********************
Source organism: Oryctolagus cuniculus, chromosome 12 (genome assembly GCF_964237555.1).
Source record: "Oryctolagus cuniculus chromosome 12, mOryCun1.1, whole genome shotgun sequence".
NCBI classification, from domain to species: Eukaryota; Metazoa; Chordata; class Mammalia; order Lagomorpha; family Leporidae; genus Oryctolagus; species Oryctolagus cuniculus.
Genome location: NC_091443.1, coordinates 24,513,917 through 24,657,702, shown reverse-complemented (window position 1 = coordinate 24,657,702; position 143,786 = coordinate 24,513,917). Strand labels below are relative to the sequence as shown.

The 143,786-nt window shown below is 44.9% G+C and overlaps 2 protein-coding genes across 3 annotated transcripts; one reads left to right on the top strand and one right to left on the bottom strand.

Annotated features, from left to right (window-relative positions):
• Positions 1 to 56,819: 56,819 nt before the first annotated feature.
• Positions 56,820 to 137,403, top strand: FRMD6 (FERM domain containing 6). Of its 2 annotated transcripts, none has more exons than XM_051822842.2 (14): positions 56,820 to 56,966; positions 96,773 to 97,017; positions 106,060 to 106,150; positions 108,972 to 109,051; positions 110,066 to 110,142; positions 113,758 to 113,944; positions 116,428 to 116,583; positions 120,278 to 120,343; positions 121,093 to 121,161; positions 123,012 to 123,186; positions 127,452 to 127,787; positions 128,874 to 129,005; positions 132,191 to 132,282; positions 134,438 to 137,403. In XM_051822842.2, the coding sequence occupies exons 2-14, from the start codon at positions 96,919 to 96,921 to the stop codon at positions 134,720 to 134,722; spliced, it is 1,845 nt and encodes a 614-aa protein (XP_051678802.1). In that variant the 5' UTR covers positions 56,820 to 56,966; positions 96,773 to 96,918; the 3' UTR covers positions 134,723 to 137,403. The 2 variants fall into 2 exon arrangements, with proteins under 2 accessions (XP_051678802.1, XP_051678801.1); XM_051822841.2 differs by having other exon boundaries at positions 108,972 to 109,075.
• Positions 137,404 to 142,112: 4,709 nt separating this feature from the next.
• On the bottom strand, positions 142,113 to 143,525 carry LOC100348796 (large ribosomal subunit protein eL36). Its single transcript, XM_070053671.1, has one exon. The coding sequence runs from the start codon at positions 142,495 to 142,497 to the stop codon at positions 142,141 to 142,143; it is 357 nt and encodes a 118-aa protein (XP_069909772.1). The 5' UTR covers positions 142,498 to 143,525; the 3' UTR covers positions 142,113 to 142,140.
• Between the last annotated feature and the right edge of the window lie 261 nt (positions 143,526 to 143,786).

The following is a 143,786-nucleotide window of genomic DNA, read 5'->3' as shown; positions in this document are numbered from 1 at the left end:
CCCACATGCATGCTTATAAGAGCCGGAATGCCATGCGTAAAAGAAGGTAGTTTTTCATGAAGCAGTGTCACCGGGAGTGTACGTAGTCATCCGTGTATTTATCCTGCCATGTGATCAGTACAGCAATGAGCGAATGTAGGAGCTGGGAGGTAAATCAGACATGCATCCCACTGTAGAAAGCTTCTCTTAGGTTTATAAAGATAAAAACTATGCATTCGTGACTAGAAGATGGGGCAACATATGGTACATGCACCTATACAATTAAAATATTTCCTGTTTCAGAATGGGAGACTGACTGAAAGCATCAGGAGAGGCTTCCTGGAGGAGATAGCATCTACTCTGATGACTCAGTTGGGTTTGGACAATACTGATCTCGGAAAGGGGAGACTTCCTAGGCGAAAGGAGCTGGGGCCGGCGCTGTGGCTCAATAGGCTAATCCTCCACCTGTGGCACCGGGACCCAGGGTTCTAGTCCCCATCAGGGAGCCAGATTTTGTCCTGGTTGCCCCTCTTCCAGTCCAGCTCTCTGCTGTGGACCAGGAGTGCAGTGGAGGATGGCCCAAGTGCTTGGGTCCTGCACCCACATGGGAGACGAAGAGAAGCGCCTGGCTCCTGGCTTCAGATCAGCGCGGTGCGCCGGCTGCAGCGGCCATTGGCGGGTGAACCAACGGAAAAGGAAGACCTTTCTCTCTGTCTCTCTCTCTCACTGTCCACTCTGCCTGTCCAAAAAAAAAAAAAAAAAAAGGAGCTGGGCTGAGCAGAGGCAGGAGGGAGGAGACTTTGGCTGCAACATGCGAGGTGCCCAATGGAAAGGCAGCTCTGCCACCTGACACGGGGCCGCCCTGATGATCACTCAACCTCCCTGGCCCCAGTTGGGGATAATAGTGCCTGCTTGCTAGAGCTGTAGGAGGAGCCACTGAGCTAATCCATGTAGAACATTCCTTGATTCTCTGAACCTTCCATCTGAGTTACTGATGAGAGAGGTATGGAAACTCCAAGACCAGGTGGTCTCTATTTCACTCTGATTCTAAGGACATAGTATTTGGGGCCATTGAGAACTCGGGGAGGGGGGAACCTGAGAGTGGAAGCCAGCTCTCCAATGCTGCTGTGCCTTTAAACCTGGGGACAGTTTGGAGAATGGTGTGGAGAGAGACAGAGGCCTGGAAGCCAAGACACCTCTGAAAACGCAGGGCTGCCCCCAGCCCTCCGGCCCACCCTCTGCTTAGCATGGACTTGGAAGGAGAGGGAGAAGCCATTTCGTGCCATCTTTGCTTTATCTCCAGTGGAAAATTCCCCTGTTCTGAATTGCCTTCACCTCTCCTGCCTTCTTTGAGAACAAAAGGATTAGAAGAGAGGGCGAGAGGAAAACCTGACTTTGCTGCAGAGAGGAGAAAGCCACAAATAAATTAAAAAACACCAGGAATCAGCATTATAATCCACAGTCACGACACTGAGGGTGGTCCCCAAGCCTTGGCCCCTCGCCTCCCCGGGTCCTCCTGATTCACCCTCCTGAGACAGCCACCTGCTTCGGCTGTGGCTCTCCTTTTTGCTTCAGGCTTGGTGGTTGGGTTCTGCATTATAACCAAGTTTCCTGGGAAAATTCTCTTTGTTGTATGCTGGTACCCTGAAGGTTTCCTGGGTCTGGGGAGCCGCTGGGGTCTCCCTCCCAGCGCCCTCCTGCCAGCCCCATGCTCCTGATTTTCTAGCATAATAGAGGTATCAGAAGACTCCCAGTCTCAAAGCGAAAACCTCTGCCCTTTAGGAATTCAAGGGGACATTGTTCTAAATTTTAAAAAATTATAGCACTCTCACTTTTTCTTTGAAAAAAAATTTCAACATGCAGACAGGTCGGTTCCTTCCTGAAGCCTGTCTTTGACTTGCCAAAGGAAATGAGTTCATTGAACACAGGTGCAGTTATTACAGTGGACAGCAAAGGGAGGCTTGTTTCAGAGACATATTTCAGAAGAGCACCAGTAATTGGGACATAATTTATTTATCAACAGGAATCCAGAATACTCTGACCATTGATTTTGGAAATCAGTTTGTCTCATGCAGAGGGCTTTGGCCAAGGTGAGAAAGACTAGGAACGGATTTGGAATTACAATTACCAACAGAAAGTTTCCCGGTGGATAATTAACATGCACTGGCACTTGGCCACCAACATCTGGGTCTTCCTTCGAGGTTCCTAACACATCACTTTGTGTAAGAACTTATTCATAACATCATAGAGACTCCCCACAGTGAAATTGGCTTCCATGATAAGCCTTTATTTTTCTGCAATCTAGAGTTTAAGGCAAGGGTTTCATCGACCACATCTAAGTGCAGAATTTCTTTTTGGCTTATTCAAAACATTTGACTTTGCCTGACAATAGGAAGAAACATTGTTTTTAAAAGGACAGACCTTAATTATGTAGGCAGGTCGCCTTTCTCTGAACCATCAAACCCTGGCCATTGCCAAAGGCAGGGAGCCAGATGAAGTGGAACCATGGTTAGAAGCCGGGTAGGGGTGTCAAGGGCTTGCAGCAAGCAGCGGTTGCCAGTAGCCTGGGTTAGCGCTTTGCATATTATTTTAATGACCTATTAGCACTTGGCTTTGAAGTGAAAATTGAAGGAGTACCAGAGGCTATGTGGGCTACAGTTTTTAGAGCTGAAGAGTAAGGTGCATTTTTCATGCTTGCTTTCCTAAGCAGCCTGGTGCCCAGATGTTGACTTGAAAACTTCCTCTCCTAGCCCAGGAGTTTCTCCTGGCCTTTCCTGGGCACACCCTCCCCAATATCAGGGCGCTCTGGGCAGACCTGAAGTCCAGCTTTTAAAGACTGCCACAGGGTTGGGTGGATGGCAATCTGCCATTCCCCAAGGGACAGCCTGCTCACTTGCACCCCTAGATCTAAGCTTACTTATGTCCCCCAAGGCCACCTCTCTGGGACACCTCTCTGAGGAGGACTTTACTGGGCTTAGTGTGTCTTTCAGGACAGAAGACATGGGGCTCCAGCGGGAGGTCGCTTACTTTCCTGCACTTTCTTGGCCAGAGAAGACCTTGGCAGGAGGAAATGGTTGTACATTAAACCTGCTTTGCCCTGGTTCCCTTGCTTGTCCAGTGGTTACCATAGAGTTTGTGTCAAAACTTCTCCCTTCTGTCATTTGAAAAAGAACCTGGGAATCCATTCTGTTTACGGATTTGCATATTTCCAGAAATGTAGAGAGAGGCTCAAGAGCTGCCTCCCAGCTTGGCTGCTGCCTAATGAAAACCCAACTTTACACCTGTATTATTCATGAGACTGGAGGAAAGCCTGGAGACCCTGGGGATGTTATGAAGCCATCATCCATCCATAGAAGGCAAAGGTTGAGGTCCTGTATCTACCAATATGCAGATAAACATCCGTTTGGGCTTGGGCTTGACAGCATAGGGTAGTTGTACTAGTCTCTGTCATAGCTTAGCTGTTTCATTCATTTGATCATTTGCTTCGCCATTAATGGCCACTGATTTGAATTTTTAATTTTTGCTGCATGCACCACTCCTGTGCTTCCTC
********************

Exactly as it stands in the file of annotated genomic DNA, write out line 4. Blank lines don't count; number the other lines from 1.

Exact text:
Genome location: NC_091443.1, coordinates 24,513,917 through 24,657,702, shown reverse-complemented (window position 1 = coordinate 24,657,702; position 143,786 = coordinate 24,513,917). Strand labels below are relative to the sequence as shown.